The Bull

Don’t speak;

Be silent, be attentive.

Be listening.

Don’t ask me how I’ve been.

I’ve been nowhere.

Nowhere has watched me read thousands of pages of fan fiction,

stewing in envy of those who can summon The Will;

Nowhere has watched me go to bed at 4AM on a Sunday and fly

through the house and out of the window in three frantic

minutes the next morning; Nowhere has seen me marvel

at Banteay Srei, a trip I never told you about, where a blazing

noon and humid air startled my skin into nostalgia’s waiting grip,

caught in a slowly crumbling red world, dragons breathing white

fire, a stone bull resting on its side on a slab in the middle of it all;

most of him is long-eroded but the eyes on that invisible head

are nevertheless watchful, bewildered still by a sky of any color,

curled tail and timid hooves wary of curious hands.

Dreaming of Old Age

She reads almost exclusively women

with the occasional exception

of those aged well beyond their ripeness (dead)

with the fervent hope of improving the poetry

of her body. Bodies, she says, are

“no more, no less than the words we take into ourselves.”

Seated back straight, knees trapped between chest and desk

(she does love her partial rhymes)

unconsciously fetal,

she pulls sustenance from all corners of the virtual globe.

Her dream of dreams is to live to an unforgivable age

to shake hands with Andromeda and spin,

spin until all her blinking worlds have been flung from the house into the chaos

of an empty street.

She wonders what the hell is taking that girl so long. (Time is always sometimes slow)

Half-remembered upon waking, the sunlight of memory warms her arms;

oh yes,

she was Methuselah in a previous life.

His beard perhaps, or the wafty hairs surrounding a bald cap

(there’s no way he wasn’t at least partially bald)

The point is, she was a follicle

thousand of follicles,

itched and scratched by the man himself and God knows who else.

She rises from the sheets confused, stumbling

to the fridge for hot chocolate and cold pizza

feeling thin as a plastic bag and older than the moon.

 

 

The Old Tree

When I was young,

the aging tree had always

been in repose, as if cradled

not pulled by gravity.

Trunk dark as dirt

found in Home Depot,

roots ugly and gnarled toes; raised

we leapt from them balanced

on childish wobbling ankles,

imagining tightropes over lava,

featherless arms held aloft, cradled too

until not. Wind wound through hair,

between branches like fingers

of an expectant hand, palm-up

and waiting for the thousand

pens lent and never seen again,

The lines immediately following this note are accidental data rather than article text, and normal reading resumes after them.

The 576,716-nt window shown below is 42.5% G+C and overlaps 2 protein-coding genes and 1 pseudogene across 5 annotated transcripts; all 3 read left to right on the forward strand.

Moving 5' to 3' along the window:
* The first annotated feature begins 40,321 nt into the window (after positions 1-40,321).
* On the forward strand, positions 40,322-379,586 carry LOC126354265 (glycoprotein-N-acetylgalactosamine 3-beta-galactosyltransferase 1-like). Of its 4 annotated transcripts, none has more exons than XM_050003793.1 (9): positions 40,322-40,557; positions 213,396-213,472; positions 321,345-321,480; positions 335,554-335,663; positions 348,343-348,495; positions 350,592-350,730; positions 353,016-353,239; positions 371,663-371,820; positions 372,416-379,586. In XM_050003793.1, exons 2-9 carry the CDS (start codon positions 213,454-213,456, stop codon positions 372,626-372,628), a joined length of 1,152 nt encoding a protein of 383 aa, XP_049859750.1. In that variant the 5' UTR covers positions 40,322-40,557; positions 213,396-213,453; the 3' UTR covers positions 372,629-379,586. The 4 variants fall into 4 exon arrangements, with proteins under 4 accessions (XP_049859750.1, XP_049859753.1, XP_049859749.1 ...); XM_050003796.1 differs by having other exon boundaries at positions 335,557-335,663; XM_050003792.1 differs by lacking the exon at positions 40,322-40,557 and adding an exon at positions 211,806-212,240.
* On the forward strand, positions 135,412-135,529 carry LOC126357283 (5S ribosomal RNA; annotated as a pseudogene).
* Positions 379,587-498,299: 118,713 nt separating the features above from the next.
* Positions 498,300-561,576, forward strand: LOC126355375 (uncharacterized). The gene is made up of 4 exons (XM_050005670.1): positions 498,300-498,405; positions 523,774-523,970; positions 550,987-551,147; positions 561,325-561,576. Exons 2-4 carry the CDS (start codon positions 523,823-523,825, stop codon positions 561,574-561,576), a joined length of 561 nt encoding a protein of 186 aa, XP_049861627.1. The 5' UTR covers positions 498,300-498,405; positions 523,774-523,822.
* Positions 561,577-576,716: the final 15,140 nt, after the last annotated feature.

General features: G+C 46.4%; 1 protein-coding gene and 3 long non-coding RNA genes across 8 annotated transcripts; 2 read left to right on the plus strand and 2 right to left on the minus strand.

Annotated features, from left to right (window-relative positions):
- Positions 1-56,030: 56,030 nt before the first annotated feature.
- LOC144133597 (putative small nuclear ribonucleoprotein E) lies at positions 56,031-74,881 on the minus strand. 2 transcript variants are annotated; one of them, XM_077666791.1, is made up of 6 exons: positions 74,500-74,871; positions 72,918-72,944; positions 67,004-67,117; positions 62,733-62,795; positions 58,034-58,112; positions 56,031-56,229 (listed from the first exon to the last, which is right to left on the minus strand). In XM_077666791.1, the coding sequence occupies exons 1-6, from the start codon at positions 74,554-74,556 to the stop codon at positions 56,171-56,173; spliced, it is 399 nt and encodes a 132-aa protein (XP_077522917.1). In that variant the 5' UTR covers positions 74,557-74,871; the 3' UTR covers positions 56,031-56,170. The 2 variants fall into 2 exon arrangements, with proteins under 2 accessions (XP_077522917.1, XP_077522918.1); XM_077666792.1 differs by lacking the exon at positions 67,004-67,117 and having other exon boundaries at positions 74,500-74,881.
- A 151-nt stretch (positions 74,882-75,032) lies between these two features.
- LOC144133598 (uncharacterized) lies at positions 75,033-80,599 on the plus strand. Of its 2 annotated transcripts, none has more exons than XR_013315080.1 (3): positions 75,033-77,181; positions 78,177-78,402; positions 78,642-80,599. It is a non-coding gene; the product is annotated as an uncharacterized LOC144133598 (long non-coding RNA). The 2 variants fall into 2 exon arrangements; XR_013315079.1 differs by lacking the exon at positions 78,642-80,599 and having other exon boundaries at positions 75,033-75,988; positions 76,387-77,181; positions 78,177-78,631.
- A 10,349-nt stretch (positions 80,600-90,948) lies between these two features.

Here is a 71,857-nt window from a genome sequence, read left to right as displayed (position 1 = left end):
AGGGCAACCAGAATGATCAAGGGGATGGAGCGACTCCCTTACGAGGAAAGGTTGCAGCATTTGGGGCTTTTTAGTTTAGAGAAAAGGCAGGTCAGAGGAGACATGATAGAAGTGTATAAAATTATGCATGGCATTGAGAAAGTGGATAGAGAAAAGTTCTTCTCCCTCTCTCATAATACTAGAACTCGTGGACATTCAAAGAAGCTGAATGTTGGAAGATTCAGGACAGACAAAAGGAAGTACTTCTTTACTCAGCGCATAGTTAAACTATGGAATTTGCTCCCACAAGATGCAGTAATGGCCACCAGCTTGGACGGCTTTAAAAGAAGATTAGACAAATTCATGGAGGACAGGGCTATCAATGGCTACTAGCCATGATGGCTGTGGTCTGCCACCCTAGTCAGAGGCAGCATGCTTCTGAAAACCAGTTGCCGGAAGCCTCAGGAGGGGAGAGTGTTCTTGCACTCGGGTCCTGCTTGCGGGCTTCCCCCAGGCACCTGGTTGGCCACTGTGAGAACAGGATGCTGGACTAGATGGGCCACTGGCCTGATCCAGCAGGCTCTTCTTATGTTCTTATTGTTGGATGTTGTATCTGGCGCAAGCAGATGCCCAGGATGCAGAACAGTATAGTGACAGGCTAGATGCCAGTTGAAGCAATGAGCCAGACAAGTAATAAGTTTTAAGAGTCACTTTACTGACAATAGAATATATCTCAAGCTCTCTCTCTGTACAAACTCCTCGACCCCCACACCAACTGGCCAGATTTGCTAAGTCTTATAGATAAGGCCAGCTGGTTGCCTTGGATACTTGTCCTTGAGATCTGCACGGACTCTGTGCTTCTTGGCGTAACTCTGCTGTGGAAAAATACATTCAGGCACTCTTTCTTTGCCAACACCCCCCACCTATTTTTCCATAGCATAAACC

car keys, aged and wrinkled

receipts, change, come-hither

gestures, curled fingered beckons;

a supplicant hand, head

bowed, waiting for God.

When I was young,

the aging tree was replaced by a swimming pool.

Character-Building

I don’t remember who she is anymore; it’s been so long.

I see blonde hair, and not much else.

Does she have blonde hair? I can always

change it, but it’d be nice to know where

my mind had gone back then.

How good is she in social situations?

Who does she trust — what’s

her best friend’s name?

Does she have a best friend or did she forget him?

Did she leave him behind and unsure number of years ago

so that little remains of his life in her mind —

a brief memory of sitting cross-

legged on a small basketball court with ten hoops,

her reading, he and two more beside, forming a small square.

His face is vague, brown eyes and short brown hair.

Very Miami. Or very almost everywhere.

She doesn’t remember his voice.

Maybe he had a funny laugh?

Did he try to ask her out once,

or was that someone else, years later?

Does she wish she remembered his name?

Laziness

Constancy in my name

Bestowed by the 1st Muse

“Unchanging,” she crowed,

Stubborn girl, lazy girl,

Consistent in your self-eroding

habits.

I don’t really have a title for this…

Does “sunflower tunnel” count? Because that’s what I have this saved as on my computer.

He walks through life
in a tunnel of sunflowers.
Twenty-million golden razors
glitter their eyes from the depths
of that long hall. Fear
of them, their high cheekbones
sloping toward a wicked mouth —
the unseen end —
is a self-contained twister,
the winds of which dizzy the throat,
seeping like tea leaves in hot water
to chill a bulbous spine.
The tempestuous breeze
startles the never-opened books housed
in the body’s library. Their backs
never forget the sensation,
anticipate it everywhere.
Down those long empty corridors,
the air is thick as blood,
hot like a small fire gnawing at the ankles
of the tallest shelves.
Yellow forsythia dangle
from the follicles of his wild hair,
tangle and shear against
the blades of eyes set in arduous
lines, heavy with curiosity.

I haven’t posted in a while, and I felt like putting something up, so if this kinda sucks … sorry?

Frightened Gods

The god of fear is a coward.
Eyes closed, he sees nothing.
Trembling against the headboard,
my eyes dart to the corners of the room,
to the ceiling, in search of shadows,
minute twitches in the air that must be imagined
but I still twist to follow them, staring at the spot
where they vanished to see if they come back, a horrific
thought that slides across the back of my head and down
my neck like a rotten tongue — what if this time it’s real. I curl
into the shyest of gods as he huddles beside me. Wrapped in a cloak
of the star-dotted sky that pools out from his drawn legs
to brush against mine, its touch like the errant brush
of wind against a bare shoulder in the sun, a satin
curtain, he slowly vanishes, keeping me company
for only as long as he can stand it, drawn
and repelled as he is by fear.

(This is meant to be in the same universe as “Hellis’ Eye;” still feel like it needs some work, so I’ll probably come back and revise it, but for now I’m not sure what it needs.)